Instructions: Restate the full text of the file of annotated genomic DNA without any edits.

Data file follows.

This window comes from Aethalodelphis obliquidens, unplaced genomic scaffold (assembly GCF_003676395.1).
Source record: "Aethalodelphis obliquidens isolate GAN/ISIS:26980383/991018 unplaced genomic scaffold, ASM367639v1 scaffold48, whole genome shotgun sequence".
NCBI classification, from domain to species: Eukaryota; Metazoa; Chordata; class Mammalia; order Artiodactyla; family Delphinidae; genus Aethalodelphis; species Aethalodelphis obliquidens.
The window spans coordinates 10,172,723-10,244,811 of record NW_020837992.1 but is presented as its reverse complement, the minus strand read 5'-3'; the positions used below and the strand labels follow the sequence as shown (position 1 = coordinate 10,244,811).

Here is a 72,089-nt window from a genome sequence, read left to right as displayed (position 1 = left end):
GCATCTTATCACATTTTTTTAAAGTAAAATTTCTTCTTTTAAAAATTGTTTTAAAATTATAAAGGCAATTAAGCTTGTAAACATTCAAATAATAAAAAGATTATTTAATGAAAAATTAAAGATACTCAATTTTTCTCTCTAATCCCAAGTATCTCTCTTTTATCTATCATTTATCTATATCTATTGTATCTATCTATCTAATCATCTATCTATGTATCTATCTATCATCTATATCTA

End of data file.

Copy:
This window comes from Aethalodelphis obliquidens, unplaced genomic scaffold (assembly GCF_003676395.1).
Source record: "Aethalodelphis obliquidens isolate GAN/ISIS:26980383/991018 unplaced genomic scaffold, ASM367639v1 scaffold48, whole genome shotgun sequence".
NCBI classification, from domain to species: Eukaryota; Metazoa; Chordata; class Mammalia; order Artiodactyla; family Delphinidae; genus Aethalodelphis; species Aethalodelphis obliquidens.
The window spans coordinates 10,172,723-10,244,811 of record NW_020837992.1 but is presented as its reverse complement, the minus strand read 5'-3'; the positions used below and the strand labels follow the sequence as shown (position 1 = coordinate 10,244,811).

Here is a 72,089-nt window from a genome sequence, read left to right as displayed (position 1 = left end):
GCATCTTATCACATTTTTTTAAAGTAAAATTTCTTCTTTTAAAAATTGTTTTAAAATTATAAAGGCAATTAAGCTTGTAAACATTCAAATAATAAAAAGATTATTTAATGAAAAATTAAAGATACTCAATTTTTCTCTCTAATCCCAAGTATCTCTCTTTTATCTATCATTTATCTATATCTATTGTATCTATCTATCTAATCATCTATCTATGTATCTATCTATCATCTATATCTA